During breeding season, all vessels 19.8 meters (65 feet) long and above must travel at 10 knots or less within the whale habitat to reduce the risk of ship strike.
9) Diet/Hunting Pattern Of The North Atlantic Right Whale
Right whales as a group feed mainly on copepods and other small invertebrates including krill, and larval barnacles. They swim slowly with their mouths open through concentrations of prey just below the water surface.
They are commonly sighted hunting the same prey as other large species like the Sei whales, Minke whales, and Basking sharks. However, they get along with all these other animals and no fights have been observed so far.
The North Atlantic right whale feeds beside other whales and even basking sharks without any conflicts.
10) Alternative Names
- Black Right Whale
- Northern Right Whale
11) Population And Conservation Status
As mentioned before, the “right” whale is so named because it was the perfect target for whalers. Since it continued to float after death, they could easily and quickly collect the blubber without even having to take it onboard ship.
In addition, it’s slow swimming speed and tendency to feed closer to shore made it fair game to even the most basic hunters with crude hand-held hunting gear.
At present, there are two populations of these whales; the western North Atlantic and the eastern North Atlantic groups.
As at 2011, the western group numbered at least 465 individuals and more recent checks show a slight population growth. However, the groups still remains critically endangered.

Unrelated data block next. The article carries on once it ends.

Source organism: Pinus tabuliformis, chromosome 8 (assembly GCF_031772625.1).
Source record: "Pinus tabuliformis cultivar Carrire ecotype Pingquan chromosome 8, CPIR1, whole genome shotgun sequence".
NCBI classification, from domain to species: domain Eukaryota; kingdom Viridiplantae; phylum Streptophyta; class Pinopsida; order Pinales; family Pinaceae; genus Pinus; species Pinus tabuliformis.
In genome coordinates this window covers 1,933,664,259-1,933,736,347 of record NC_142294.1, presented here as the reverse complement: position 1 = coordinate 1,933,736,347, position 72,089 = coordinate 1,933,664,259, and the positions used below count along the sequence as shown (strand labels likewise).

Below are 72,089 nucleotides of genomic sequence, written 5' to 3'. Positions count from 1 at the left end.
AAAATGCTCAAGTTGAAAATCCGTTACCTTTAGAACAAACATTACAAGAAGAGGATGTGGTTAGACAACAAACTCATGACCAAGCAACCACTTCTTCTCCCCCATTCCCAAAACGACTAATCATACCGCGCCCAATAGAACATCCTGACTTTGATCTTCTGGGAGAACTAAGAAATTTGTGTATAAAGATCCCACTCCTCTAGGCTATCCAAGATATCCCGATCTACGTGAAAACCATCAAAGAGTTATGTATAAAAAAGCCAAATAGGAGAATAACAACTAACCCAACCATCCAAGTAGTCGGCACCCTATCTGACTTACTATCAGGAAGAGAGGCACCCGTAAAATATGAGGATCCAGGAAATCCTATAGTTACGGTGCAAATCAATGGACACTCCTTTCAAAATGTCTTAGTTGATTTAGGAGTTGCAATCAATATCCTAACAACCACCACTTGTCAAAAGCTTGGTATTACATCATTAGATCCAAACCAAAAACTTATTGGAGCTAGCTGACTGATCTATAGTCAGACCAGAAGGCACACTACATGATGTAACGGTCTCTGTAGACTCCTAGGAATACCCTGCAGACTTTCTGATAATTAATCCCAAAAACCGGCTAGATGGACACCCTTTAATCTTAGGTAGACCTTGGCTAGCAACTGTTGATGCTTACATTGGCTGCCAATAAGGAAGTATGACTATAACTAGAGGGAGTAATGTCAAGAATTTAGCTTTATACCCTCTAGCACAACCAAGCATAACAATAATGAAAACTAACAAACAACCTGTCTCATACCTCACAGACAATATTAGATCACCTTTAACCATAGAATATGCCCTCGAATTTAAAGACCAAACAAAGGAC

The eastern North Atlantic group is worse off. This group is nearly extinct, probably numbering just under 20 individuals.
Because of these extremely poor numbers, the North Atlantic right whale maintains its place as the most endangered whale in the world. As a result, they are protected under a number of regulations. These include:
- the U.S. Endangered Species Act and Marine Mammal Protection Act and
- Canada’s Species at Risk Act.
Today, though they are no longer hunted directly, here are the major threats they face:
Vessel strike alone is the single greatest threats to this species. Their breeding area is also a very popular shipping route increasing the risk of injury and death.
Fishing Gear Entanglement
Fixed fishing gear like bottom-set groundfish gillnets, cod traps, and lobster pots have led to the direct death of many of these and other whales.
These whales are very sensitive to low-frequency ship noise and there is evidence that such noise causes chronic physiological stress in North Atlantic right whales. Of particular concern is a US Naval training range near the whales’ calving grounds.
Though leading environmental groups tried to halt the plans for the undersea naval sonar facility, a federal court granted the navy permission to proceed.
The IUCN lists the North Atlantic Right Whale as Threatened.
Within a 16-year period (1970 – 2006) human activities alone accounted for 48 percent of 73 recorded North Atlantic right whale deaths.
12) Distribution and Habitat
As implied by their name, this species lives in the Atlantic Ocean. Specifically, along the Northeast and Southeast coast of the USA and parts of Canada.